MEMPHIS, Tenn. (WMC) - A Memphis elementary school class is teaching a life lesson about kindness.
Every day inside Mrs. Freeman’s pre-kindergarten class, 4-year-old Miriam gets hugs from all her classmates at Bruce Elementary School before she leaves.
“To see that typical children are included with and exposed to children that have physical difference, mental differences, behavioral difference is really important to me, because we need to live in the world together,” said Alli Echlin, Miriam’s mother.
Echlin and her husband adopted Miriam at birth not knowing the challenges that would lie ahead.
“We were at lunch after church and we got the call that the baby was here,” she said.
That day the Echlins learned Miriam’s birth mother used heroin daily during the pregnancy and abandoned Miriam at the hospital after her birth. Doctors prepared the Echlins for problems that could arise for Miriam.
“But 27 days later we left with a happy, healthy baby,” she said.
By the age of 2, Miriam was diagnosed with cerebral palsy triggered by seizures.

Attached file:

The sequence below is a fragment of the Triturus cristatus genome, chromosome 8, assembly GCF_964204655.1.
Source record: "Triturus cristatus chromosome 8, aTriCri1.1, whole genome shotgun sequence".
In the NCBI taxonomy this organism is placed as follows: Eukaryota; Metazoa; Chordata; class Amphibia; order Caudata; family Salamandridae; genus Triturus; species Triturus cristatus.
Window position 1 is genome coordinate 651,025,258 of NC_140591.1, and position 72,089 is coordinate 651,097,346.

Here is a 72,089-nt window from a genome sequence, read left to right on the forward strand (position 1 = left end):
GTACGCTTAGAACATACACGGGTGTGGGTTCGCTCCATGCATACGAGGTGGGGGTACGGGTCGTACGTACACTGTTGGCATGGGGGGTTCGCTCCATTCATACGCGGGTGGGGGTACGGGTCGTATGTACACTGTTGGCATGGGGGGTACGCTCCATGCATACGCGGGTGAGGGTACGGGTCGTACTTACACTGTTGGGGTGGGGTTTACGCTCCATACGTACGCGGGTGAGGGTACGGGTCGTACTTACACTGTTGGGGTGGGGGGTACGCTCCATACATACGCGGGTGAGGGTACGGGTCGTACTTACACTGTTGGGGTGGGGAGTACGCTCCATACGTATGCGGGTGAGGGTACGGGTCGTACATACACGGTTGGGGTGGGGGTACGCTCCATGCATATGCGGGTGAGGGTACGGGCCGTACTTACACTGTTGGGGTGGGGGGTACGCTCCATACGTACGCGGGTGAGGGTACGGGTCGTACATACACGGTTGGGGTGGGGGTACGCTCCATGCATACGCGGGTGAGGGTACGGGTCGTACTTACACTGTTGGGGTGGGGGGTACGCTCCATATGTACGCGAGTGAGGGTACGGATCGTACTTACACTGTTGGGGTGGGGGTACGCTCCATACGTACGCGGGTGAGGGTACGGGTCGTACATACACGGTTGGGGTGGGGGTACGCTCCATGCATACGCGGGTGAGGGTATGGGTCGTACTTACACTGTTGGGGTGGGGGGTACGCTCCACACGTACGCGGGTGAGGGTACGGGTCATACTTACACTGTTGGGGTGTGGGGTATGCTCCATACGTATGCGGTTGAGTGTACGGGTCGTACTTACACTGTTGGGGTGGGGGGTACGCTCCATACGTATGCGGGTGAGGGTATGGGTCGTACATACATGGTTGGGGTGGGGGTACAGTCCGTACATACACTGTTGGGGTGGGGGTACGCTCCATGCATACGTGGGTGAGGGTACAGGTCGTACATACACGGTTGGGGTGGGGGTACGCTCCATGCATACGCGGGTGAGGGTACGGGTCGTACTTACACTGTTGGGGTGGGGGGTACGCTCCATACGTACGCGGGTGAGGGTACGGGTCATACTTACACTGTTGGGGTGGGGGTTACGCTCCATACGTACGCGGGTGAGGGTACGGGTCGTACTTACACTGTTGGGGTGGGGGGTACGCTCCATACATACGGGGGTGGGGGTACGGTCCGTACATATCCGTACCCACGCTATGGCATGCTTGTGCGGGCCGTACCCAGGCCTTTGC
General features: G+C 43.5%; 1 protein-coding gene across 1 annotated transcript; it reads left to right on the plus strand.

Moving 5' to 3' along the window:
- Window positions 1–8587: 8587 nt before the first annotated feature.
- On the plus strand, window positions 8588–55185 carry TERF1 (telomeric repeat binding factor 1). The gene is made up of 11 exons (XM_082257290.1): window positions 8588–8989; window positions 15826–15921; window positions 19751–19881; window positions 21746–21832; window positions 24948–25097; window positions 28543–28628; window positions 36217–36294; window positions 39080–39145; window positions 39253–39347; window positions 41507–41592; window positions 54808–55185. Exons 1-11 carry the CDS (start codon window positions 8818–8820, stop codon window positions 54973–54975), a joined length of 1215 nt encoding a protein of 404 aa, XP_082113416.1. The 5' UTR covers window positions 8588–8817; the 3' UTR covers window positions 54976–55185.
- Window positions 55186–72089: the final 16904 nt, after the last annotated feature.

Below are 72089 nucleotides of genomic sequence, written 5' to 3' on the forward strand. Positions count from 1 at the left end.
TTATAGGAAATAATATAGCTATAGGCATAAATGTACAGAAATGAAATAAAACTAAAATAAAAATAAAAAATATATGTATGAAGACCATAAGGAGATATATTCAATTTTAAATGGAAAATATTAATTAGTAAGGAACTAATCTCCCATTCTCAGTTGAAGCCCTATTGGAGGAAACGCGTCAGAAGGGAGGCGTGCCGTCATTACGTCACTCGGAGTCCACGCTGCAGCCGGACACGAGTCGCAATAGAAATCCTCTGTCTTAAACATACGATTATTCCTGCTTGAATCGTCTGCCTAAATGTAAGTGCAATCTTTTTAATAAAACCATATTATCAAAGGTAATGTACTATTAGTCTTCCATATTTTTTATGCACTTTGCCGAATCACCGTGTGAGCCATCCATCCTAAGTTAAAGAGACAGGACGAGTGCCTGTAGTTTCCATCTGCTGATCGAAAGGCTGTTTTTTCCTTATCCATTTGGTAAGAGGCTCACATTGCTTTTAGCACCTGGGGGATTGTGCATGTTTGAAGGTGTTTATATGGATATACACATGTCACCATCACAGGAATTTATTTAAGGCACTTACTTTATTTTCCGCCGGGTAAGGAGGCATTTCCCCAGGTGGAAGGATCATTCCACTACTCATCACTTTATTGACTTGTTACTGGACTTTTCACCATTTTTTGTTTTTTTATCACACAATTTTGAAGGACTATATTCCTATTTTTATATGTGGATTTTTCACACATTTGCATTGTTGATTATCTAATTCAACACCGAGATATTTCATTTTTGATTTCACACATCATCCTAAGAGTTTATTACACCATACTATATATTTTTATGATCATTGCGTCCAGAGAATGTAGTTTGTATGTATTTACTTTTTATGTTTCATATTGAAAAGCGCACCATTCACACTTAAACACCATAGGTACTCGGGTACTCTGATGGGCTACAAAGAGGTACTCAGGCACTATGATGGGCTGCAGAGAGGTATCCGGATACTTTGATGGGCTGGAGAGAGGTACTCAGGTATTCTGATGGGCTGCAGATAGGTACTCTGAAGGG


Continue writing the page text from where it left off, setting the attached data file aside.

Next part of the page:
Today, Miriam is mostly non-verbal, using sign language and a “talker” to communicate. She recently graduated from a walker to forearm crutches to get around.
“Just as a parent in general, we want our children to be accepted, but when you add in the levels of intricacies of challenges physically, being non-verbal,” said Echlin. “It’s not only her class, it’s the whole school, accept her and love her.”
Her classmates embrace Miriam’s physical challenges, angling to be her helper at school.
“So many people look at her and think that she’s broken or think that she’s not smart or doesn’t understand. And I would never assume any of that on anyone you meet. Just start with kindness,” said Echlin.
It’s a lesson for everyone taught by some of this school’s youngest students.